Automated Incremental Backups to USB Flash Drive on Raspberry Pi

Tired of time consuming and fiddly backing-up of your Raspberry Pi’s SD card? This guide will provide you with care-free, automated incremental backups of your system’s images, to a permanently attached USB flash drive.

In case of irrecoverable events, the images stored on the USB flash drive, may be used to re-flash your SD card, using your favourite image writing software, on any Windows or Linux machine. Additionally, there is described a simple method for mounting the USB flash drive stored backup images, to the Raspberry Pi’s existing file-system, so that individual files may be easily recovered and restored.

Step 1: Add a USB Flash Drive That Automatically Mounts Itself.

Because we will be dealing with files larger than the 4GB limit of the FAT32 file system, and because we will be restoring images on either a Windows or Linux machine, your USB flash drive must be formatted with the NTFS file system. NTFS permits us the storage of file permissions, and is a more fault tolerant journaling file system. Your USB flash drive must also be large enough to accommodate at least one image the same size as your Raspberry Pi’s SD card, and you will benefit from having extra room to accommodate compressed backup image ‘snapshots’. For my 16GB system SD card, I chose a ludicrously inexpensive 32GB USB 3.0/2.0 flash drive. Okay, to mount the NTFS drive, you’ll need to install driver support:

sudo apt-get update
sudo apt-get install ntfs-3g

If you insert the USB flash drive, then list block storage devices, you should see the device, along with it’s NTFS volume. The volume of interest in my case is /dev/sda1:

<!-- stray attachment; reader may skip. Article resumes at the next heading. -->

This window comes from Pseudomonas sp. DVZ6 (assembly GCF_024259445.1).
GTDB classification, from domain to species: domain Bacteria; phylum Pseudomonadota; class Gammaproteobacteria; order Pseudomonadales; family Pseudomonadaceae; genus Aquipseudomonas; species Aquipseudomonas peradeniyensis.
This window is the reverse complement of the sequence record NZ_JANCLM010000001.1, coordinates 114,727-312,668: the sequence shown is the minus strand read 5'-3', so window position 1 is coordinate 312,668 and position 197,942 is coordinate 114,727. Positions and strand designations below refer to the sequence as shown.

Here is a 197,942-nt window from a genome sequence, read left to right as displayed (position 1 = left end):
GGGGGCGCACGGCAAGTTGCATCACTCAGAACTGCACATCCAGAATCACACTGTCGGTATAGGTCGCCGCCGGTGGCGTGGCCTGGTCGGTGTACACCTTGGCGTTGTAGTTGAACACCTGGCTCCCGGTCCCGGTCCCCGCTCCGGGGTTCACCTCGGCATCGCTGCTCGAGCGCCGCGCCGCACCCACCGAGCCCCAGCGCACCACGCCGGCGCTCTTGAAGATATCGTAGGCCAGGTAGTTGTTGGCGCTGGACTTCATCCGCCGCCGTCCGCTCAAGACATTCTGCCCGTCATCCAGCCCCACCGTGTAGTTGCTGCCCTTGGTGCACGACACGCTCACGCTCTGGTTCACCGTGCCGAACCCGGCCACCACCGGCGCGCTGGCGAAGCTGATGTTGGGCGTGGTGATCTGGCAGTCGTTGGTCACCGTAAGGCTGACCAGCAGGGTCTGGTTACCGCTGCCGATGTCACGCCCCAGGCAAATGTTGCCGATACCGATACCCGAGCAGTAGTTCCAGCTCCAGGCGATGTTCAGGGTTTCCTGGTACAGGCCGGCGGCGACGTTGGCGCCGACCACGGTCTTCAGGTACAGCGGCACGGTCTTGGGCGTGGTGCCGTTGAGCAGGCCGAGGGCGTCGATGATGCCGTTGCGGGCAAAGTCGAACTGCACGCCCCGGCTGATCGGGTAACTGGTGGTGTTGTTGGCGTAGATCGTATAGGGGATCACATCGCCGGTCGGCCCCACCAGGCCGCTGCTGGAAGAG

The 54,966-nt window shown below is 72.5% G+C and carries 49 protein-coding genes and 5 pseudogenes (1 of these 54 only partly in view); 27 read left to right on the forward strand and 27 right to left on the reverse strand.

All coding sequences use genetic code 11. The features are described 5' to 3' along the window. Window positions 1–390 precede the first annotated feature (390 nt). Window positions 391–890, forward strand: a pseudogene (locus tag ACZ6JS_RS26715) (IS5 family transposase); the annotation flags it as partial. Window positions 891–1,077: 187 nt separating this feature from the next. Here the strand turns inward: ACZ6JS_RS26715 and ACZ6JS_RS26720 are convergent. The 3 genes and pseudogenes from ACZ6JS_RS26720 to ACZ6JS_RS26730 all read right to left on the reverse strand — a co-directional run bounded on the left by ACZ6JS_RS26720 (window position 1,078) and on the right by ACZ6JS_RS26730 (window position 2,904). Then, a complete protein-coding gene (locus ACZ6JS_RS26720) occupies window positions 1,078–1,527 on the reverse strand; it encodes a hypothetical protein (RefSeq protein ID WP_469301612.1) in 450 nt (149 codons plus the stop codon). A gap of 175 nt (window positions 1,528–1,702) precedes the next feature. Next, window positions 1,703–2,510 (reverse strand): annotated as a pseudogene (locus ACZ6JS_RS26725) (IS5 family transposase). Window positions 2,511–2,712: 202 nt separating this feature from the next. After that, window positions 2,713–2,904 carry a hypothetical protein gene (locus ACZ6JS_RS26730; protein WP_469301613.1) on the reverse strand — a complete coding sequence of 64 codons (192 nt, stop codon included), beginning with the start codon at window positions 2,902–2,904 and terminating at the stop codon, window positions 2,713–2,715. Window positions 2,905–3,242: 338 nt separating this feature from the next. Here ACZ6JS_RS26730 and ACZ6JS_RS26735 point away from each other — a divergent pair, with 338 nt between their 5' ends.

Mount the USB flash drive’s NTFS volume under the /media directory:

sudo mount /dev/sda1 /media

Establish the unique universal id (uuid) of the flash drive: (Be aware the uuid will change any time you reformat the USB flash drive, requiring subsequent re-configuration.)

ls -l /dev/disk/by-uuid

Find out the group id (gid) of pi user:

id -g pi

Obtain the user id (uid) of pi user:

id -u pi

Now, to have the system automatically mount the USB flash drive any time you reboot, we will append a line to the /etc/fstab configuration file, filling in the required information ascertained in preceding steps:

sudo nano /etc/fstab
In nano, fill-out the following line, then append it to the end of the file: UUID=enter_uuid_here /media ntfs-3g nofail,uid=enter_uid_here,gid=enter_gid_here,noatime 0 0

To check if the new configuration works, we must first un-mount the USB flash drive. The gotcha here is that if your current working directory is anywhere in or under /media, then you have to cd elsewhere, or you’ll get a device busy error:

sudo umount /dev/sda1

Now, to automatically mount all the system’s drives mentioned in /etc/fstab:

sudo mount -a

Check that the NTFS volume on the flash drive is mounted, and now has a mount point under /media with:


Now reboot your system, and check again that the USB flash drive has been automatically mounted (per above):

sudo reboot

Step 2: Install the Backup Script, and Automate With a Cron Job.

We’ll be installing the shell script v1.0, written by the masterful jinx, and made available by other Raspberry Pi forum users on Github.

Firstly, if you don’t already have a bin directory under your home folder, then here’s how to get one…for free! Your .profile configuration will automagically add this directory to your PATH the next time you login, but we won’t rely on that here.

mkdir /home/pi/bin

Next, download the backup script into your bin directory:

/home/pi/bin wget

So it does not become accidentally overwritten, and to make the script executable:

chmod 554